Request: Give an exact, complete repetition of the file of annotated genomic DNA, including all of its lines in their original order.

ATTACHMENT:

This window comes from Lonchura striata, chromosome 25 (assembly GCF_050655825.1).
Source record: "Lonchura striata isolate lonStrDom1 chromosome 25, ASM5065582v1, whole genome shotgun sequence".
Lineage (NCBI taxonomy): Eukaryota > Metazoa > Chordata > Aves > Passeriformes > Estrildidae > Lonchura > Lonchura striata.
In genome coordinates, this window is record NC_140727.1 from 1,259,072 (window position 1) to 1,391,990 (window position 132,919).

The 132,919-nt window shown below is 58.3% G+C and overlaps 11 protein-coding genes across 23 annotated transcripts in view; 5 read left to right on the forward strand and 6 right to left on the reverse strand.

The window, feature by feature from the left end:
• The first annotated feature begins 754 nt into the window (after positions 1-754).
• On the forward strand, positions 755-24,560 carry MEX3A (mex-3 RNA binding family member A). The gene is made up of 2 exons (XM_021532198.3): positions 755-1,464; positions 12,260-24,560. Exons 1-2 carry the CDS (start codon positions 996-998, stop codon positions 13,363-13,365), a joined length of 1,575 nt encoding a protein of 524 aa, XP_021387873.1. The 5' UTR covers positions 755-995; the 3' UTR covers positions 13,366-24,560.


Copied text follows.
This window comes from Lonchura striata, chromosome 25 (assembly GCF_050655825.1).
Source record: "Lonchura striata isolate lonStrDom1 chromosome 25, ASM5065582v1, whole genome shotgun sequence".
Lineage (NCBI taxonomy): Eukaryota > Metazoa > Chordata > Aves > Passeriformes > Estrildidae > Lonchura > Lonchura striata.
In genome coordinates, this window is record NC_140727.1 from 1,259,072 (window position 1) to 1,391,990 (window position 132,919).

The 132,919-nt window shown below is 58.3% G+C and overlaps 11 protein-coding genes across 23 annotated transcripts in view; 5 read left to right on the forward strand and 6 right to left on the reverse strand.

The window, feature by feature from the left end:
• The first annotated feature begins 754 nt into the window (after positions 1-754).
• On the forward strand, positions 755-24,560 carry MEX3A (mex-3 RNA binding family member A). The gene is made up of 2 exons (XM_021532198.3): positions 755-1,464; positions 12,260-24,560. Exons 1-2 carry the CDS (start codon positions 996-998, stop codon positions 13,363-13,365), a joined length of 1,575 nt encoding a protein of 524 aa, XP_021387873.1. The 5' UTR covers positions 755-995; the 3' UTR covers positions 13,366-24,560.